Certificate no 7
Status National Historic Fleet
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Details

Function Passenger Vessel
Subfunction Launch
Location Marlow
Vessel type Saloon Launch
Current use Commercial Activity
Available to hire Yes
Available for excursions Yes
Info required No
Web address http://www.thames-steamers.co.uk/index.html

Construction

Builder Horsham J S & W J, & Co, Bourne End
Built in 1883
Hull material Wood
Rig None
Number of decks 1
Number of masts 0
Propulsion Steam
Number of engines 1
Primary engine type Steam
Boiler type Locomotive
Boilermaker H A McEwen (Boiler Repairs) Ltd, Keighley
Boiler year 1985
Boiler fuel coal

Dimensions

Breadth: Beam
9.84 feet (3.00 m)
Depth
3.21 feet (0.98 m)
Length: Overall
59.67 feet (18.20 m)
Tonnage: Gross
16.00
Air Draft
To be confirmed

History

ALASKA was built in 1883 at Bourne End by J. S. & W. J.  Horsham and Co. as a hire boat to take parties on day trips from Bourne End Wharf.   She was subsequently purchased by Salter Brothers of Oxford in 1886.  In 1887 Salters used ALASKA to inaugurate their famous Oxford to Kingston service. This trip took 2 days going down to Kingston and 3 days for the return leg to Oxford.  Passengers stayed in boarding houses and hotels along the route and the fare for the trip, excluding accommodation, was one pound ten shillings (£1.50).  Up until WWII, ALASKA plied this route, gradually being relegated to shorter portions as more vessels were built to cope with demand.  She was also used for parties and private functions, much as she is today.

At the outbreak of war, the boat was sold to Jackson Brothers of Putney and served time as a guard boat but was then sold to Mears of Twickenham who used her for trips between Richmond and Teddington.  Apparently, the skipper during this period attempted to procure tips from the passengers by telling them that the boat had been to Dunkirk, which is completely untrue but probably had the desired effect!

With her engine removed at Kingston, ALASKA was then 'poled' with a punt pole all the way up-river to Oxford.  She was later sold to Putney Sea Scouts, who took out the steam plant and used her as their headquarters, but the enterprising Boy Scouts chopped up the wooden superstructure and sold it as fire wood in order to raise funds for a new hut.  Around 1948, she was sold as a hulk and was used as a hire boat pontoon at Medley Boat Station in Oxford.  When she was rediscovered there in 1974, she was sat on the bottom, decked over with plywood being used as a boarding pontoon for hire boats.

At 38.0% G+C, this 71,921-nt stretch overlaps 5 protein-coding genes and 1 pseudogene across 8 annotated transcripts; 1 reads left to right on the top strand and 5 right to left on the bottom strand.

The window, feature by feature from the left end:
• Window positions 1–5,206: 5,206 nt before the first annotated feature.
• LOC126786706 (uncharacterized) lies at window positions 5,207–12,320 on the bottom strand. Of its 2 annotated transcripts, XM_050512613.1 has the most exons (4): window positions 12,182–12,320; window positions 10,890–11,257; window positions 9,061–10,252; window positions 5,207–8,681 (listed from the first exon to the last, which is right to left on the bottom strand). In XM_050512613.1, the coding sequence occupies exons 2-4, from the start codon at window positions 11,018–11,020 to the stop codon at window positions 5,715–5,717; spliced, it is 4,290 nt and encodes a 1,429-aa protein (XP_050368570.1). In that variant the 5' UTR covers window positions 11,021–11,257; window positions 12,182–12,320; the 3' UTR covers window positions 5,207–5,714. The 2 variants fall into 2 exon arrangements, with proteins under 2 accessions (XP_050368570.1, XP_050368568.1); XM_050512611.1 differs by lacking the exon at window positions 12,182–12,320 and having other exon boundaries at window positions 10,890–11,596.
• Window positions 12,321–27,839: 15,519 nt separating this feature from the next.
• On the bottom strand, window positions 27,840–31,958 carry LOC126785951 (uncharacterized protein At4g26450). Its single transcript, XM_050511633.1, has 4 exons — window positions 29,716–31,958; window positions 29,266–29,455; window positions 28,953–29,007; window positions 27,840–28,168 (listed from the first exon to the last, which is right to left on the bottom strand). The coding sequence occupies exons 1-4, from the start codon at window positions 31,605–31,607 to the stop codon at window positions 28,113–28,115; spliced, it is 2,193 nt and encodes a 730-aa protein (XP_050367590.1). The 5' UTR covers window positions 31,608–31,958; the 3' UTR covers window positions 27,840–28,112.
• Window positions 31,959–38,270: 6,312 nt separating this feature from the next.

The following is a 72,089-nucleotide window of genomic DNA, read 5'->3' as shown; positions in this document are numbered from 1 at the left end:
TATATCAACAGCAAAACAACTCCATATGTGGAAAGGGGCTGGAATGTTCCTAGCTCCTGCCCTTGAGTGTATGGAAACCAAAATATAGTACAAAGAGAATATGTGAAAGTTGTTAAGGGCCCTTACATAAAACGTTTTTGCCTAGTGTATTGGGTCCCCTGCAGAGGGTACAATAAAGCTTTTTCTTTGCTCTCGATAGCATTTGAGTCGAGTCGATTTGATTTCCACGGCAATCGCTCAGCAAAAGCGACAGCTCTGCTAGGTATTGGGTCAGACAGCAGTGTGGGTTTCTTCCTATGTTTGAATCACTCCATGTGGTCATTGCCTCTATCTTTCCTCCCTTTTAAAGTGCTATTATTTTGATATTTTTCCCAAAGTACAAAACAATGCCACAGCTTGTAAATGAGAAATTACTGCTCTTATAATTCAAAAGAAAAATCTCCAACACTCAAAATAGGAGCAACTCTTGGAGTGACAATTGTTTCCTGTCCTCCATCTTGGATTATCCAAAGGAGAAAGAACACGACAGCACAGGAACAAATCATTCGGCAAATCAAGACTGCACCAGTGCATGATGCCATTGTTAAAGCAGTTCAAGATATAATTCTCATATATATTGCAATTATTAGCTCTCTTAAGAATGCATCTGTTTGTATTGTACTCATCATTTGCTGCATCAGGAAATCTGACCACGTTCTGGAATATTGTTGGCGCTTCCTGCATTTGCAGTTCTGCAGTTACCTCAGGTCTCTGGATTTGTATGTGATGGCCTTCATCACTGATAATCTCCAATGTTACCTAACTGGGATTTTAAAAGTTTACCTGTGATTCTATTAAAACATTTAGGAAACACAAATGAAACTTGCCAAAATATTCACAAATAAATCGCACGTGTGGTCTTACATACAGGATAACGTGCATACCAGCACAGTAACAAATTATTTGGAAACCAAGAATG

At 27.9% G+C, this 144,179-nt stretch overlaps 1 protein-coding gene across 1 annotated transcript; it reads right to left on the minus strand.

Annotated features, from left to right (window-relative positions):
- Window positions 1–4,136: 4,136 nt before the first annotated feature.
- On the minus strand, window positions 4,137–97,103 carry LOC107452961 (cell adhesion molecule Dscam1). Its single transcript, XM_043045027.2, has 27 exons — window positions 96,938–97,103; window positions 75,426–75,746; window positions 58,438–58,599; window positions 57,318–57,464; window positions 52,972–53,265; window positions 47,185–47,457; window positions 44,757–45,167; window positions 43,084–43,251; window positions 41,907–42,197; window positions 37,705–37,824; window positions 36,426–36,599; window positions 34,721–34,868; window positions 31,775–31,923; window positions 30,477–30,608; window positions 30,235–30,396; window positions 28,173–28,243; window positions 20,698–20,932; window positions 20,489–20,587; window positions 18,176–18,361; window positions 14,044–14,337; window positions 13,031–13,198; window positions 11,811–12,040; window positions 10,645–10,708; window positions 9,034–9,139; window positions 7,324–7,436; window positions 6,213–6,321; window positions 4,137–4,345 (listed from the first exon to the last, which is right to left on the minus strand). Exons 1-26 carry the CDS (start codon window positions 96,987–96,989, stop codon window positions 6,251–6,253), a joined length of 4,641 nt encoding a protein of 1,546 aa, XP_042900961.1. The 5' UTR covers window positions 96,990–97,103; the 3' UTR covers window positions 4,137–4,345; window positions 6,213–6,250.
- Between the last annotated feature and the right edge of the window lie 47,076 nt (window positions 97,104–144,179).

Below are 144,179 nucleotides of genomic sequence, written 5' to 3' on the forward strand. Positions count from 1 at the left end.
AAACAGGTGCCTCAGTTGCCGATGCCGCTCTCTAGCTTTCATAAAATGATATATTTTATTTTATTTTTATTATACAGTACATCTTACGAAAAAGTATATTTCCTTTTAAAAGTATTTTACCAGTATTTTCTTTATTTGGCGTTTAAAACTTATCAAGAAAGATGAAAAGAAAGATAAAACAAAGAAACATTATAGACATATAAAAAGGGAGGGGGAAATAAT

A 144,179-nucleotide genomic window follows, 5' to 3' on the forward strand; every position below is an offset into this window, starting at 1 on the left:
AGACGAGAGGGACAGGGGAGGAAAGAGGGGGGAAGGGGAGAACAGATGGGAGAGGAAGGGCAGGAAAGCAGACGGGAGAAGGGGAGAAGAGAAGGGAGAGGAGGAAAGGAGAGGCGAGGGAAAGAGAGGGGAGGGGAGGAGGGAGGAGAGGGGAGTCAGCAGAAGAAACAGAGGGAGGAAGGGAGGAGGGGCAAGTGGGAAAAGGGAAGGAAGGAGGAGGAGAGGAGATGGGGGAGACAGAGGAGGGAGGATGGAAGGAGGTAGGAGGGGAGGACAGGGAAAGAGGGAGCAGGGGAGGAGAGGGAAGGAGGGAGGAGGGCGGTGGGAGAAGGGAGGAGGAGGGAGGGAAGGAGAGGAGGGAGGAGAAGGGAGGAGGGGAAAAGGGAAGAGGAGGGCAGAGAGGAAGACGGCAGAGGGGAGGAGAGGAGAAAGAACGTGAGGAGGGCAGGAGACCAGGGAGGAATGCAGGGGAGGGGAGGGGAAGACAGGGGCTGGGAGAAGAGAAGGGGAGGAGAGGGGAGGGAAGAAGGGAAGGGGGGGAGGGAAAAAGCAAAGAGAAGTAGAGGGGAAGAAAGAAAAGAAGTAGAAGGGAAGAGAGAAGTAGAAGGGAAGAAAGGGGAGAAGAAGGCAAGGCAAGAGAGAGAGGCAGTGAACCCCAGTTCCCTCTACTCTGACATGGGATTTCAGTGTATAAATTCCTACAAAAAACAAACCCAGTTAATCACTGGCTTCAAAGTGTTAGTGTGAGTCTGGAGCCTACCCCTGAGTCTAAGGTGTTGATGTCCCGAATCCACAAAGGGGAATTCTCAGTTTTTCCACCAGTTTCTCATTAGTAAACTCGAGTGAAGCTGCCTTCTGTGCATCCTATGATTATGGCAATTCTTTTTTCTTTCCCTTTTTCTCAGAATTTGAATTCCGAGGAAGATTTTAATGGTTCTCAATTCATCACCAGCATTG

ALASKA was brought down river wrapped in plastic sheeting with an outboard motor attached and then spent 12 years in Peter Freebody's boatyard at Hurley, being restored to her former glory.  She was reunited with her original engine and fitted with a new boiler and finally relaunched in 1987.

Sources

Robin Gates, Classic Boat (August, 1992, pp12-17) Alaska to Windsor
Geoffrey Hamer, Trip Out 1995/6 - A Guide to the Passenger Boat Services of the British Isles (1995) pub: G P Hamer
Norman J Brouwer, International Register of Historic Ships (Edition 2, 1993) pub: Anthony Nelson
Steamboat Register: An illustrated Register of surviving steam vessels in the British Isles (May Edition 6, 1994) pub: Steam Boat Association of Great Britain
Kathy Mansfield, Classic Boat (September, 2015, pp16-17) Thames Traditional Boat Festival Back in Style
Classic Boat (June, 2012) 1,000 Boat Pageant - Steamers and Workboats

Key dates

  • 1883 Built in Bourne End
  • 1888-1942 Used as a Thames passenger steamer and for private parties
  • 1942 Vessel decommissioned
  • 1950 Used as a pontoon at Medley Boat Station, Oxford
  • 1974-1986 Vessel fully restored
  • 1986 Back in service as a Thames steamer
  • 2012

    Took part in the Diamond Jubilee pageant on the Thames

Own this vessel?

If you are the owner of this vessel and would like to provide more details or updated information, please contact info@nationalhistoricships.org.uk

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